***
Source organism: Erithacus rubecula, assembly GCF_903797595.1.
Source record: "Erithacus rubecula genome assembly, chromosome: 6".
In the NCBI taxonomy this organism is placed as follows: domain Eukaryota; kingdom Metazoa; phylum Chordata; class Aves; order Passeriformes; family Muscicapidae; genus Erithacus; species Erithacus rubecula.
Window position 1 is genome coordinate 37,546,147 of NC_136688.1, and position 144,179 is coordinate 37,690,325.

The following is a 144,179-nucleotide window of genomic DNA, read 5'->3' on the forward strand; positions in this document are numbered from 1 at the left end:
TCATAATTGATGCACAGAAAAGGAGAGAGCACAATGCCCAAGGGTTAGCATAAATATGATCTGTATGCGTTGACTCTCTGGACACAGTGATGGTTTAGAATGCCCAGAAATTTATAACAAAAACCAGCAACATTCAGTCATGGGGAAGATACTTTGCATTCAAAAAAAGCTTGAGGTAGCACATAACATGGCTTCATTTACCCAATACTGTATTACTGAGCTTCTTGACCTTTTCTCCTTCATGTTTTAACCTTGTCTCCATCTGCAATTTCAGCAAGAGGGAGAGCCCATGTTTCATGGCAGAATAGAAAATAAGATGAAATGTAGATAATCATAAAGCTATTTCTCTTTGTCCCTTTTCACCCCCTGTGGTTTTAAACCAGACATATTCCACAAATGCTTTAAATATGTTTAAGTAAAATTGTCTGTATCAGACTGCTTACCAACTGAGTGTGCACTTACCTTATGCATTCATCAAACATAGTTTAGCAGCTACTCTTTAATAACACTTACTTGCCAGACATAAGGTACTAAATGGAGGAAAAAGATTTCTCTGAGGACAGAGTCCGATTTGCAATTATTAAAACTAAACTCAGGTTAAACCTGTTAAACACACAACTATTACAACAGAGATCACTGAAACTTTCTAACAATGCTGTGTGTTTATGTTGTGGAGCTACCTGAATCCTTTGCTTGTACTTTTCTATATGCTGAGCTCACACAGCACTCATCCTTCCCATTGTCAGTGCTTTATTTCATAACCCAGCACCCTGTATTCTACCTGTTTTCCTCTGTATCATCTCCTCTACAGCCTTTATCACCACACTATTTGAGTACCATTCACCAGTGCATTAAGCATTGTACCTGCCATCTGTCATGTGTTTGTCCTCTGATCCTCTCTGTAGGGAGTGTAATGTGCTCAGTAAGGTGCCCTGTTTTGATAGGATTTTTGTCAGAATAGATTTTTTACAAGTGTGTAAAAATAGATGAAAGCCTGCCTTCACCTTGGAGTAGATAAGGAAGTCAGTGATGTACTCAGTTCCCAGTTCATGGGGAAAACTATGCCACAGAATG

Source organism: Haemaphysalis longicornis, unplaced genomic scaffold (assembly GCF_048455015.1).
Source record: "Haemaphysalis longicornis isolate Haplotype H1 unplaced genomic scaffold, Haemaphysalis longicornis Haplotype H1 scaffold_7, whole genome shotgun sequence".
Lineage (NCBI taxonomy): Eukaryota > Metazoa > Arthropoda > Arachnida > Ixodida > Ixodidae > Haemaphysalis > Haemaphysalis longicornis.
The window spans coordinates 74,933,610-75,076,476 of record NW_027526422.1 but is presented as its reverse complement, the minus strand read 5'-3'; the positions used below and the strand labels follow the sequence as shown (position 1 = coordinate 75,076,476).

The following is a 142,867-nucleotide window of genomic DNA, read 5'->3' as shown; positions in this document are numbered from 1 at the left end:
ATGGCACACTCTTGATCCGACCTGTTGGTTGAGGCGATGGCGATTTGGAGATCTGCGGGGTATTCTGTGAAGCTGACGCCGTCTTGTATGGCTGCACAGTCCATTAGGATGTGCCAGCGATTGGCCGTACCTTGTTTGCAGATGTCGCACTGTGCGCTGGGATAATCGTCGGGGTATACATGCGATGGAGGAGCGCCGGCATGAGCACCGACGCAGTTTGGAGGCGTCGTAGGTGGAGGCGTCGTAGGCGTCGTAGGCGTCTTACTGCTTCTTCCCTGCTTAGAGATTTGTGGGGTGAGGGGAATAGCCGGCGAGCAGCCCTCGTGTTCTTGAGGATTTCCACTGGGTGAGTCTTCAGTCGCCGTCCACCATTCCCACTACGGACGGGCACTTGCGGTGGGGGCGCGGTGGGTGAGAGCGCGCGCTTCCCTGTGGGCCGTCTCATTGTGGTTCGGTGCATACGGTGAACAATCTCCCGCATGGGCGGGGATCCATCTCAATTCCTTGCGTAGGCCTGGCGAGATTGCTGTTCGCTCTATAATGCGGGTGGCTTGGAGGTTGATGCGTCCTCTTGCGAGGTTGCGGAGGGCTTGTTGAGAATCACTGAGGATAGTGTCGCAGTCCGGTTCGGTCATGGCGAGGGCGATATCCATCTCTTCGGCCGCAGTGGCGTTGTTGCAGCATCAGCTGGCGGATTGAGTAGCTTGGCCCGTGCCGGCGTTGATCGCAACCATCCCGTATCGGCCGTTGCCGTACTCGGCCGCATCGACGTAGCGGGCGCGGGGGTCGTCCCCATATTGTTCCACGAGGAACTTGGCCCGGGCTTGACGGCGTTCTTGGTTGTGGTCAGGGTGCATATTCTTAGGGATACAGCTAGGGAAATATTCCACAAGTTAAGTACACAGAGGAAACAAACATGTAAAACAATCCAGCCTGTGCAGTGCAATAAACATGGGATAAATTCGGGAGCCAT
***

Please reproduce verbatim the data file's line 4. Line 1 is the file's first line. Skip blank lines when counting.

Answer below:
Window position 1 is genome coordinate 37,546,147 of NC_136688.1, and position 144,179 is coordinate 37,690,325.